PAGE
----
Upon her arrival at Can Car, MacGill undertook numerous projects, including the design, construction, and testing of the Maple Leaf II Trainer. While it was based on a previous model, MacGill completely re-engineered the plane at incredible speed, seeing the prototype through to aerial testing very early in her tenure at Can Car. While the plane never went into full production in Canada, it is recognized as the first aircraft designed and produced by a woman. After this achievement, MacGill oversaw the retooling of the plant so that it could mass-produce the Hawker Hurricane, one of the fighters flown in the Battle of Britain. This was a massive undertaking, and the media was quick to latch onto the fact that a woman was serving as Can Car’s chief aeronautical engineer during wartime. MacGill oversaw the production of 1,451 planes and designed a winterized version with skis and de-icing equipment. This project represented the first successful winterization of a high-speed aircraft. In 1940, her team’s design and production methods were turning out more than 100 Hurricane combat aircraft per month. Numerous articles were written about MacGill and in 1942, the American True Comics series ran a story about her in which they dubbed her the “Queen of the Hurricanes.”
After the Hawker Hurricane contract ended in 1943, MacGill once again oversaw the retooling of the plant, this time to produce the American Curtiss-Wright Helldiver. Nicknamed “The Beast,” this plane was especially difficult to work with on account of the numerous design changes sent from the United States. In the midst of these design challenges, MacGill and plant manager E.J. Soulsby were marched out of the plant in 1943. Soon after, they married and relocated to Toronto where MacGill founded a successful consulting engineering company. She also became a Canadian representative in the International Civil Aviation Organization and, before long, became the first woman to serve as a technical advisor on aircraft airworthiness.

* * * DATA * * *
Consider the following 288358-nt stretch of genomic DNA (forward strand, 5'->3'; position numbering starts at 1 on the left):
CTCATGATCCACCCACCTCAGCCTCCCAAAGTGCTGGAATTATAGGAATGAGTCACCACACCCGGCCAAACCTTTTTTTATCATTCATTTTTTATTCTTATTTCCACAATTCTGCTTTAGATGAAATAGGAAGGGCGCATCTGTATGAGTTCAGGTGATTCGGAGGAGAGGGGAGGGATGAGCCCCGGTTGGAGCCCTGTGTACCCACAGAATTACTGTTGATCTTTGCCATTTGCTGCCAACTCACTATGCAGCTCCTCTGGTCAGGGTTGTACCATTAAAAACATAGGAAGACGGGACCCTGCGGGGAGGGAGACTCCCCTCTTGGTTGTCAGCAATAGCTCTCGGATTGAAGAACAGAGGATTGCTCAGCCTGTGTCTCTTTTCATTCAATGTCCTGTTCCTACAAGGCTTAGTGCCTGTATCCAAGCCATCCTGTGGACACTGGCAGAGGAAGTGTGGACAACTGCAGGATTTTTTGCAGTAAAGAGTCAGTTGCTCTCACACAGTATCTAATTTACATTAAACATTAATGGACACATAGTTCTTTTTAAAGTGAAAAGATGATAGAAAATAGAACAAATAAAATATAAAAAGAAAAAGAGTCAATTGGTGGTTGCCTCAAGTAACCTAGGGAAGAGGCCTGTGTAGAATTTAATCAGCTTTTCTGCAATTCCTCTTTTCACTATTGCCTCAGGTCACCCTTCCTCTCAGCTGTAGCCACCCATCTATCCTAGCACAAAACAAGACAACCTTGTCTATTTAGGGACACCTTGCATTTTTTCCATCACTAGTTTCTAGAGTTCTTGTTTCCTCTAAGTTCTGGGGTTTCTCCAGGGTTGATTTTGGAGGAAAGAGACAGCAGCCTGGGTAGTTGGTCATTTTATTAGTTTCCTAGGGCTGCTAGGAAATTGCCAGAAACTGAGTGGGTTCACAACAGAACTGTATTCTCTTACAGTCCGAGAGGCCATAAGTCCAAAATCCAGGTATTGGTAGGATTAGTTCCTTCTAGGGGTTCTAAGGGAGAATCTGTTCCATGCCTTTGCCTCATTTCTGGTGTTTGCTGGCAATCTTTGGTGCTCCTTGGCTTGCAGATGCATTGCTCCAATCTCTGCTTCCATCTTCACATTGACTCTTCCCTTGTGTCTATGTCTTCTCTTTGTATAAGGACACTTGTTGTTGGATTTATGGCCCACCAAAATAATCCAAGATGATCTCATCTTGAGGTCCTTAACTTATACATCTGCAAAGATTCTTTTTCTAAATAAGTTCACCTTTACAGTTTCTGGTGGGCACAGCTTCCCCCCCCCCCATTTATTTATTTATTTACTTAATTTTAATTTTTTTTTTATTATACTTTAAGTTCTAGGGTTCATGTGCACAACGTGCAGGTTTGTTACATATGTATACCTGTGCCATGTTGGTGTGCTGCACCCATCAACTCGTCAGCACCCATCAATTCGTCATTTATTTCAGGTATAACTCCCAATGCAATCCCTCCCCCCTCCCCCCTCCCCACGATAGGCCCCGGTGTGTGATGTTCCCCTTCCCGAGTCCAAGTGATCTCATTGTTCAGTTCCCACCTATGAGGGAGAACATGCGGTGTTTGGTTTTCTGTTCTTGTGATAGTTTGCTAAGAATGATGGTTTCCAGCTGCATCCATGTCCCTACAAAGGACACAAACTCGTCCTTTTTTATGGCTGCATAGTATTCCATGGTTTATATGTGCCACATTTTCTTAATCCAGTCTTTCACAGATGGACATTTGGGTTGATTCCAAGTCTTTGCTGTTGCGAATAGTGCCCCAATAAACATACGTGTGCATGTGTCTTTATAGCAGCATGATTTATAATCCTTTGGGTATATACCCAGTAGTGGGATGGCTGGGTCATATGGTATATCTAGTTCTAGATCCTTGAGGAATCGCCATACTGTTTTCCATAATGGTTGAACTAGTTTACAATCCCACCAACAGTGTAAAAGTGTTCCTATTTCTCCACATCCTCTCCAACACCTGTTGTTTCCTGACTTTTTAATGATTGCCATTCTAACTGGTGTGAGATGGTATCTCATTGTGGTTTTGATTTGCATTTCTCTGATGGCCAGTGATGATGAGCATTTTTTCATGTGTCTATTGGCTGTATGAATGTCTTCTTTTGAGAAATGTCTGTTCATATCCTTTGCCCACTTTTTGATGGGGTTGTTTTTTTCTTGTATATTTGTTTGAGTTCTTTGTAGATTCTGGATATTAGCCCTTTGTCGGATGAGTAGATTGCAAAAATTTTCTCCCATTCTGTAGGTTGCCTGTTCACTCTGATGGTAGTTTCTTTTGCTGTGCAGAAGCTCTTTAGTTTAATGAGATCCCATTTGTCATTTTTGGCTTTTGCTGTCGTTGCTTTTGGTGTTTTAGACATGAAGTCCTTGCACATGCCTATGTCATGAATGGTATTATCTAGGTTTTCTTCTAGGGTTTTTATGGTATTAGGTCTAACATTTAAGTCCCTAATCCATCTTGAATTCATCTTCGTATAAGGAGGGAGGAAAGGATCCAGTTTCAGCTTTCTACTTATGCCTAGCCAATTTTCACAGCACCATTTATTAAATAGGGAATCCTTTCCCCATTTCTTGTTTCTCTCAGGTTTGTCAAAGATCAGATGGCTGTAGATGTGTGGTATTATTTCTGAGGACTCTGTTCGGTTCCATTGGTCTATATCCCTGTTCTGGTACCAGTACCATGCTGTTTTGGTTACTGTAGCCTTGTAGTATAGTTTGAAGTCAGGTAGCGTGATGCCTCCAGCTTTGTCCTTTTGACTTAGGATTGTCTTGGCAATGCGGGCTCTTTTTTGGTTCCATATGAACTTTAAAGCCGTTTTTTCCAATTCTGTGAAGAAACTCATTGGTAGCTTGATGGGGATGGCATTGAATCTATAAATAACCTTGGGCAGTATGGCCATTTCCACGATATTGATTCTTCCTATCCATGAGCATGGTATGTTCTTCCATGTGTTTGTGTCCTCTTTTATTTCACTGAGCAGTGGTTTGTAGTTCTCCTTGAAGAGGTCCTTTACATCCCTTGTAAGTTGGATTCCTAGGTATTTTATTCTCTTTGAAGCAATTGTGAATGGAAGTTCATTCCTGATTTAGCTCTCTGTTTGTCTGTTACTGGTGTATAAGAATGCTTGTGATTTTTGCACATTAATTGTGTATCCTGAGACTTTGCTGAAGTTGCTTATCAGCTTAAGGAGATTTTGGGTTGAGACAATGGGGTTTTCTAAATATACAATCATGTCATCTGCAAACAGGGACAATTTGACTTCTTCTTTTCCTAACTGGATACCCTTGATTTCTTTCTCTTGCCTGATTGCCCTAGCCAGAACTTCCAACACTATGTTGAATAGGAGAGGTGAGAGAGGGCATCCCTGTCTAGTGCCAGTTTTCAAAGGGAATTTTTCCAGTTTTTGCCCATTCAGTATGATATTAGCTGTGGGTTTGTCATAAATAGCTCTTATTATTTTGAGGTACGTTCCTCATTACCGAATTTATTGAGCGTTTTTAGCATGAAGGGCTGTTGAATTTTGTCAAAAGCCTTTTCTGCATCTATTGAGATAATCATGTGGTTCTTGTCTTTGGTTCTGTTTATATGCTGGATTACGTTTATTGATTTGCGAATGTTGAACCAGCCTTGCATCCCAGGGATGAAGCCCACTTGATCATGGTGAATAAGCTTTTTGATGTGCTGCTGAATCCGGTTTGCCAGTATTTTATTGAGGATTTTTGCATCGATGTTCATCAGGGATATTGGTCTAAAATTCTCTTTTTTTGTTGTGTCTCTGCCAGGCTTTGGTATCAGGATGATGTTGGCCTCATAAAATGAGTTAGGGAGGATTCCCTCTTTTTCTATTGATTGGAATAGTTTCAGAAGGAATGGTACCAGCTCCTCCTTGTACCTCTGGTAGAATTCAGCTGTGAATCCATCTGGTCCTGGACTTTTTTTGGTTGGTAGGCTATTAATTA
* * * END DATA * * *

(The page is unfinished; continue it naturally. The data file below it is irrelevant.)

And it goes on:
Elsie MacGill was a trail-blazing engineer and prominent Canadian feminist. She rejected the label “woman engineer.” Her perspective was that she was an engineer, period — the fact that she was a woman did not need to be highlighted, as she had proven time and again that her sex in no way impacted her ability to do her job. MacGill’s rise in engineering had been relatively unchallenged and she was largely blind to any discrimination she experienced.
Over her years of service MacGill has received many honours degrees and awards. Most notable are Officer, Order of Canada (1971), Queen Elizabeth II Silver Jubilee Medal (1977) and being inducted into the Canadian Science and Engineering Hall of Fame (1992).
Featured Pictures: Molly Bobak via National Film Board of Canada / Library and Archives Canada / PA-188549. Elsie MacGill via USA Blog.